Volume 18, Number 8—August 2012
Epidemic Clostridium difficile Ribotype 027 in Chile
To the Editor: The increased severity of Clostridium difficile infection is primarily attributed to the appearance of an epidemic strain characterized as PCR ribotype 027 (1). The only report that identified epidemic C. difficile ribotype 027 in an American country outside of North America comes from Costa Rica, raising the possibility that strains 027 might also be present in other countries of Latin America (2). Several studies between 2001 and 2009 have been conducted in South American countries to detect the incidence of C. difficile infection in hospitalized patients, but they did not identify which C. difficile strains were causing these infections (3).
During an epidemiologic screening of patients with C. difficile infection in a university hospital in Chile, we analyzed all stool samples of patients with suspected C. difficile infection during a 5-month period (June–November 2011). Two cases of C. difficile infection were associated with ribotype 027.
C. difficile was isolated from stool samples according to published protocols (4). Briefly, stool samples were spread onto taurocholate-cefoxitin-cycloserine fructose (Merck, Rahway, NJ, USA) agar plates and incubated for 96 hours at 37°C in a Bactron III-2 anaerobic workstation (SHEL LAB, Cornelius, OR, USA.). Plates were examined for the characteristic p-cresol odor unique to C. difficile culture (5). The aminopeptidase test (6) was also used to differentiate C. difficile strains. Suspected colonies were further analyzed by PCR to amplify tcdA, and tcdB genes (7). The presence of binary toxin gene (cdtB) and deletion in the negative regulator of the pathogenecity locus, tcdC, were determined by using Cepheid GeneXpert PCR (Cepheid, Sunnyvale, CA, USA). We used C. difficile ribotype 027 strain R20291 as a reference strain for comparative purposes. PCR ribotyping was performed as described (8). The specific ribotype 027 of each of the clinical isolates was determined by visual analysis and with the GelCompar II v6.5 software (Applied Maths, St-Martens-Latem, Belgium).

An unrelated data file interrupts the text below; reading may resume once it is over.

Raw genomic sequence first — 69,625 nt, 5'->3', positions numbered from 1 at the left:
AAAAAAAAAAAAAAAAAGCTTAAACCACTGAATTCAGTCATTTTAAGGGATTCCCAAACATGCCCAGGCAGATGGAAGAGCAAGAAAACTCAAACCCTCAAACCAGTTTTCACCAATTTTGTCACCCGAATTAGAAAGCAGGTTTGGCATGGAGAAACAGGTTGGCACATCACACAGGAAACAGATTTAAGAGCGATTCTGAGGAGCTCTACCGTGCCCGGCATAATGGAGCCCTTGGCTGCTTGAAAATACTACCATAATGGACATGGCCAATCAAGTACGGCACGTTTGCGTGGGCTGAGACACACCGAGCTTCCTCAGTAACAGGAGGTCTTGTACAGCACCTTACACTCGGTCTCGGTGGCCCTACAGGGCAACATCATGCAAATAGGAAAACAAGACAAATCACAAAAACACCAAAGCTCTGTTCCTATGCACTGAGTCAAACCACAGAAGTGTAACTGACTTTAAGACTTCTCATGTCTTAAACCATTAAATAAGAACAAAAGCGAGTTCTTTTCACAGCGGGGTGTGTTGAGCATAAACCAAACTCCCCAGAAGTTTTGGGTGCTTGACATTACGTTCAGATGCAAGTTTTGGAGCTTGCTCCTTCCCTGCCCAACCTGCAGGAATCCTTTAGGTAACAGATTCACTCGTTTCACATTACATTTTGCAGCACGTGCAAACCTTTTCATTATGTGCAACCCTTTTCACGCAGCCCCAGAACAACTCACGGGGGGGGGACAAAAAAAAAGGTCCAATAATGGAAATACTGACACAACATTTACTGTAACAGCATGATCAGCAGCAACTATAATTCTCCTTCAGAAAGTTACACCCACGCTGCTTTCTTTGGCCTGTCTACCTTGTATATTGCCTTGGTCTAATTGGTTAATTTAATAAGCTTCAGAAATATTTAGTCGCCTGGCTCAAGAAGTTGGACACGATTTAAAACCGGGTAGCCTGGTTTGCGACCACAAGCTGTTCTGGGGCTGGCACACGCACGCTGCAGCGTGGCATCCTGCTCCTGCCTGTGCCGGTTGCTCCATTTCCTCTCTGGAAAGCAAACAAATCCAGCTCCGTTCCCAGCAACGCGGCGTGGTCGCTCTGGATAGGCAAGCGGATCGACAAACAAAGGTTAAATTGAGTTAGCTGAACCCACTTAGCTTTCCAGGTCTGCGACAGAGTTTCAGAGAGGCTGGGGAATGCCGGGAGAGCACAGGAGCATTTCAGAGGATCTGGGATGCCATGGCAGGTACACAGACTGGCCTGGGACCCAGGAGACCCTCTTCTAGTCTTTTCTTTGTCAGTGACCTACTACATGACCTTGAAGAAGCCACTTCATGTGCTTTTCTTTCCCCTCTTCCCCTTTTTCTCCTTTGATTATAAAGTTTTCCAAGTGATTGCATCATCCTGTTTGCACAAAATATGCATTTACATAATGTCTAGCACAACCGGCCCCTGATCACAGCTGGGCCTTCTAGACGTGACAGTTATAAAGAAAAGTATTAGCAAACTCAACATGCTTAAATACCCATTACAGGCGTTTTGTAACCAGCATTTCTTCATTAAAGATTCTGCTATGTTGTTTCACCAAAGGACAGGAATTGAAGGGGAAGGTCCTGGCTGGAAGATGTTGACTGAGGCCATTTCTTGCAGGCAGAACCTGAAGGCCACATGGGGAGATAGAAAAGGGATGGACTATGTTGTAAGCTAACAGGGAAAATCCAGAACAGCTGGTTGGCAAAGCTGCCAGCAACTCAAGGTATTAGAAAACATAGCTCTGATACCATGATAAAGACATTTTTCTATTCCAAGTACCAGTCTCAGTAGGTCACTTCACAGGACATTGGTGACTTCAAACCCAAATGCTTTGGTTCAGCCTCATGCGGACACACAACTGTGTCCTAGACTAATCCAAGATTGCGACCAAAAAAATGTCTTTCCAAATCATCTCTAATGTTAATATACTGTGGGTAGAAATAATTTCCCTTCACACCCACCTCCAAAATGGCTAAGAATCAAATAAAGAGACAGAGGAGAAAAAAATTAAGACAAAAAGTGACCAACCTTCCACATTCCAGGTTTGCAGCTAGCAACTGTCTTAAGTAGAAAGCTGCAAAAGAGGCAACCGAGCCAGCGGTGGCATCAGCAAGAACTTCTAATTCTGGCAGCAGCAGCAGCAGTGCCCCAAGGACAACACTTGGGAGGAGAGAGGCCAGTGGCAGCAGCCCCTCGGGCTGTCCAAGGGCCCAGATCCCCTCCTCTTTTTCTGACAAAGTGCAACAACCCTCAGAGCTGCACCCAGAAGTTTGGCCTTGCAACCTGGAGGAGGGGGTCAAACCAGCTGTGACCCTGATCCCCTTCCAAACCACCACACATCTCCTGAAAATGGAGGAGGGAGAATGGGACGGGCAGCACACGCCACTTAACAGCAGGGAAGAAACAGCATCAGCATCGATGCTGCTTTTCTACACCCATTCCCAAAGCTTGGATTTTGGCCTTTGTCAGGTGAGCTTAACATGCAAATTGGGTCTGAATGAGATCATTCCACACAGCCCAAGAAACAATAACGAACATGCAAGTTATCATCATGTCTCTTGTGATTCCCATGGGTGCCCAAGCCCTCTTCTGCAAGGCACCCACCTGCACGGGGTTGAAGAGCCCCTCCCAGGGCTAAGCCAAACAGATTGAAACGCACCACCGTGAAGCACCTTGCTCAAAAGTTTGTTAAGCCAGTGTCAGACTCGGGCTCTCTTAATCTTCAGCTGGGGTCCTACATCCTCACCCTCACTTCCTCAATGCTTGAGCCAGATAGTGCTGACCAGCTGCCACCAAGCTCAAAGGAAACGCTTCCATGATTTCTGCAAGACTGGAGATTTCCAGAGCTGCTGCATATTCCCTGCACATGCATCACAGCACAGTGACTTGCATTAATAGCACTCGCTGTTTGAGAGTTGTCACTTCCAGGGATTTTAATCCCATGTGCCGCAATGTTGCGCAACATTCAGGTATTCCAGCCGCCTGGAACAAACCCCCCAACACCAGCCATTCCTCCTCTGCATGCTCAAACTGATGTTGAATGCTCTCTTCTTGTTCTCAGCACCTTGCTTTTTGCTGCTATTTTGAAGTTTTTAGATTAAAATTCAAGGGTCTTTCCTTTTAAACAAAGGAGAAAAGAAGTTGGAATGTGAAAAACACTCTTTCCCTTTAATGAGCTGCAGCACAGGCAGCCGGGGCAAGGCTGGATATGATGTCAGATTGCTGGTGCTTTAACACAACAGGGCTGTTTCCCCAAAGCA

Case-patient 1 was a 60-year-old man with a history of coronary disease who required a coronary artery bypass graft because of 3-vessel coronary disease. Forty-eight hours after receiving 3 doses of cefazoline to prevent surgical wound infection, he exhibited severe and diffuse abdominal pain with frequent loose stools (8 bowel movements/day), fever (up to 39°C), and hemodynamic compromise, which required high doses of vasopressors. Stool samples were positive for C. difficile by ELISA, and the patient received intravenous metronidazole and oral vancomycin. However, because of the severity of the course of the disease, he underwent an urgent total colectomy with terminal ileostomy. The patient showed progressive improvement, and he was discharged 11 days after surgery. No relapse of C. difficile infection was reported in this patient in the next 5 months. Isolation of toxigenic culture and PCR demonstrated that the bacterial pathogen causing the diarrhea was C. difficile ribotype 027 (i.e., strain PUC51) (Figure).